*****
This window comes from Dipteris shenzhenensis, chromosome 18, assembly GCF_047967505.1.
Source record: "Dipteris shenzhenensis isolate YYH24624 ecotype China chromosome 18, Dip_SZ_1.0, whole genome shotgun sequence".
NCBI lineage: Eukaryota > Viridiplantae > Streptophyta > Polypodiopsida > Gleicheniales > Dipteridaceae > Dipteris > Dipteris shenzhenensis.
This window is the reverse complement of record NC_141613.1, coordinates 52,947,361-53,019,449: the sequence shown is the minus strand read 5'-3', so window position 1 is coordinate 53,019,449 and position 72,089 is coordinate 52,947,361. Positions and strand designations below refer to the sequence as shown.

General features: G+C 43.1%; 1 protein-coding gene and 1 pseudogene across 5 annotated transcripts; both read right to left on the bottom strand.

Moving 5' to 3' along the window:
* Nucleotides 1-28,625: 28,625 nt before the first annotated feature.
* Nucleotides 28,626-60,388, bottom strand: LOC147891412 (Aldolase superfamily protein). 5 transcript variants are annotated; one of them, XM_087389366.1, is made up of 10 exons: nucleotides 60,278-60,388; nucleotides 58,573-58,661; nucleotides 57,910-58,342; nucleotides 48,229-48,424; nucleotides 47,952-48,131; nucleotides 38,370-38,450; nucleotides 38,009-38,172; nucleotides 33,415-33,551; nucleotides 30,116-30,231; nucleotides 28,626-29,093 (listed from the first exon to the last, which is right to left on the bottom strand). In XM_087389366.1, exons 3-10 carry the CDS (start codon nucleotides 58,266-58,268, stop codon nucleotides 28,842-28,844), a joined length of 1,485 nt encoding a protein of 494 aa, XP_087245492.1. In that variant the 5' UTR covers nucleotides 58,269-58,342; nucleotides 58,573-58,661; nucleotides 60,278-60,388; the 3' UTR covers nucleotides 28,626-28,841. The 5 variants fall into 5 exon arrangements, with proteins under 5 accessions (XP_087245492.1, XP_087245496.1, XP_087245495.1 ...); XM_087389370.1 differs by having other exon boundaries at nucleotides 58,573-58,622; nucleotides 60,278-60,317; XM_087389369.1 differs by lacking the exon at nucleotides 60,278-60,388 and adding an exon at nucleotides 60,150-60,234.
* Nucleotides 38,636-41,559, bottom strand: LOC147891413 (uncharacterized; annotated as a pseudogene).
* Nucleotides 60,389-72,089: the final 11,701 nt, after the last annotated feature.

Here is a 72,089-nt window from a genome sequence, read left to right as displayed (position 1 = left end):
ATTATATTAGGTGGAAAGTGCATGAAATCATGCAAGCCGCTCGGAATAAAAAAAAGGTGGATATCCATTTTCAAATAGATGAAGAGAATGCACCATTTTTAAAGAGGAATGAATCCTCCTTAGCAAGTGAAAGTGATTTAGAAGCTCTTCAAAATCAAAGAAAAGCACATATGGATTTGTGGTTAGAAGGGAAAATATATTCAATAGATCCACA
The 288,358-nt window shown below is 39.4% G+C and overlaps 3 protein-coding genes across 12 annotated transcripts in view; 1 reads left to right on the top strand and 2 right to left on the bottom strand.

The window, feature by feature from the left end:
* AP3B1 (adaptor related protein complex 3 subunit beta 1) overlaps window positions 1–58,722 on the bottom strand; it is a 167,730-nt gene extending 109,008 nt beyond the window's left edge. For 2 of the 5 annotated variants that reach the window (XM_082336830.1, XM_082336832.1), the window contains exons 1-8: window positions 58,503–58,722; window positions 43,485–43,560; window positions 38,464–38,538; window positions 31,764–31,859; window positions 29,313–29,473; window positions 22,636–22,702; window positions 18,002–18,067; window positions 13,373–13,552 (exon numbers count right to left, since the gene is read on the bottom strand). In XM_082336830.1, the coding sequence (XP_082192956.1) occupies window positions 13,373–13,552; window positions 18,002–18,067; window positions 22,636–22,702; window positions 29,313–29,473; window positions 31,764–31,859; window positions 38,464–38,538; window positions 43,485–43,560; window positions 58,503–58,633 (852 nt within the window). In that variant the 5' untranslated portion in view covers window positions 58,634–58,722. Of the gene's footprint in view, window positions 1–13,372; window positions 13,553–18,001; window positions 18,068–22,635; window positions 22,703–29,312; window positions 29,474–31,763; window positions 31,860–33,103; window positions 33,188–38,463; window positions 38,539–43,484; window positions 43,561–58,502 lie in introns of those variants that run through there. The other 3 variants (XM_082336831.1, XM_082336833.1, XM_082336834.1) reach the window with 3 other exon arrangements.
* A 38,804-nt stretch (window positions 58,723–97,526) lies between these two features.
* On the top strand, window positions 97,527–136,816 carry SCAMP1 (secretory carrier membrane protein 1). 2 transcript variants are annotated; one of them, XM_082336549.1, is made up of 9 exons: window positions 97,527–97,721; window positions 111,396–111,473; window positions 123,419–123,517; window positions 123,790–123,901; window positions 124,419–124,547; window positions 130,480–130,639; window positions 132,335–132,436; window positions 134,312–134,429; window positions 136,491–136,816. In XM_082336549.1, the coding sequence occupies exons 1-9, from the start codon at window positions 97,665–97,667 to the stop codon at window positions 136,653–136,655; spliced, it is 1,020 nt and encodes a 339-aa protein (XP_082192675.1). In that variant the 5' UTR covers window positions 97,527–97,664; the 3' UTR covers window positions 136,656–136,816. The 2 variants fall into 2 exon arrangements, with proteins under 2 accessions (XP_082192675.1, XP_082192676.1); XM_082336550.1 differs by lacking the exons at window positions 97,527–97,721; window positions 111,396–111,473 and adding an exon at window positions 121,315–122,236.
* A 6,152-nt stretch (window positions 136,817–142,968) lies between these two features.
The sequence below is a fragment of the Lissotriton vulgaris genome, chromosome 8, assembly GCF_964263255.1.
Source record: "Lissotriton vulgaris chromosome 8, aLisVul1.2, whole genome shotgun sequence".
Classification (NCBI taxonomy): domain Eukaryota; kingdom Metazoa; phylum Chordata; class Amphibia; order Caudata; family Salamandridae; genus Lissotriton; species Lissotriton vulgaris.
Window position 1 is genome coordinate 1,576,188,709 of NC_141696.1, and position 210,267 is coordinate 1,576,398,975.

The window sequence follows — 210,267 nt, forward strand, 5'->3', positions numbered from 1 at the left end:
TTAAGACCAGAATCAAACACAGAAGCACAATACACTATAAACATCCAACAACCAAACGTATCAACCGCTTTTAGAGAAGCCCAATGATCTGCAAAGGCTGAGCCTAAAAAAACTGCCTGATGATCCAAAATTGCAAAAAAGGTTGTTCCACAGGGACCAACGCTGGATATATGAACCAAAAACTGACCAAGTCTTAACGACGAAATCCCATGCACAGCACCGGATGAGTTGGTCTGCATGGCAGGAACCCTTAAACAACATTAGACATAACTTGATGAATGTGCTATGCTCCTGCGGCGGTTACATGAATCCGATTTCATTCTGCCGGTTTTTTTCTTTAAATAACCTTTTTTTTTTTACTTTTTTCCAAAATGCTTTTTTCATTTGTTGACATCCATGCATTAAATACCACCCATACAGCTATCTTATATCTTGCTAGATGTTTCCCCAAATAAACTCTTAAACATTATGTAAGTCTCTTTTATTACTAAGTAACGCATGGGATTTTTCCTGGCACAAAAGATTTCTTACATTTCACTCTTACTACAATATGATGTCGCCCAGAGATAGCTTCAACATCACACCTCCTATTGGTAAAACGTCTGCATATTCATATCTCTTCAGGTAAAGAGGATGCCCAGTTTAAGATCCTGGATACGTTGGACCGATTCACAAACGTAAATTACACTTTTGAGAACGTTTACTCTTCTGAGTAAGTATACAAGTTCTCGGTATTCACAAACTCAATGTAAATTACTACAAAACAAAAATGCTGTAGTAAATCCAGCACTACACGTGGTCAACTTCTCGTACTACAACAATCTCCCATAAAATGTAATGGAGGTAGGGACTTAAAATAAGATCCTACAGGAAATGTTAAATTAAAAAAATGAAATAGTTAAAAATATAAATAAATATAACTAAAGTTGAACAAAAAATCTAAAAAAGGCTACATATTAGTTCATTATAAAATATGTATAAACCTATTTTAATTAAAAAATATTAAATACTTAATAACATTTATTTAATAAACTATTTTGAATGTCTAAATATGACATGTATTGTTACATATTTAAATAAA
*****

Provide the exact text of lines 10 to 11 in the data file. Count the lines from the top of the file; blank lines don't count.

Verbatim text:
* Nucleotides 60,389-72,089: the final 11,701 nt, after the last annotated feature.

Here is a 72,089-nt window from a genome sequence, read left to right as displayed (position 1 = left end):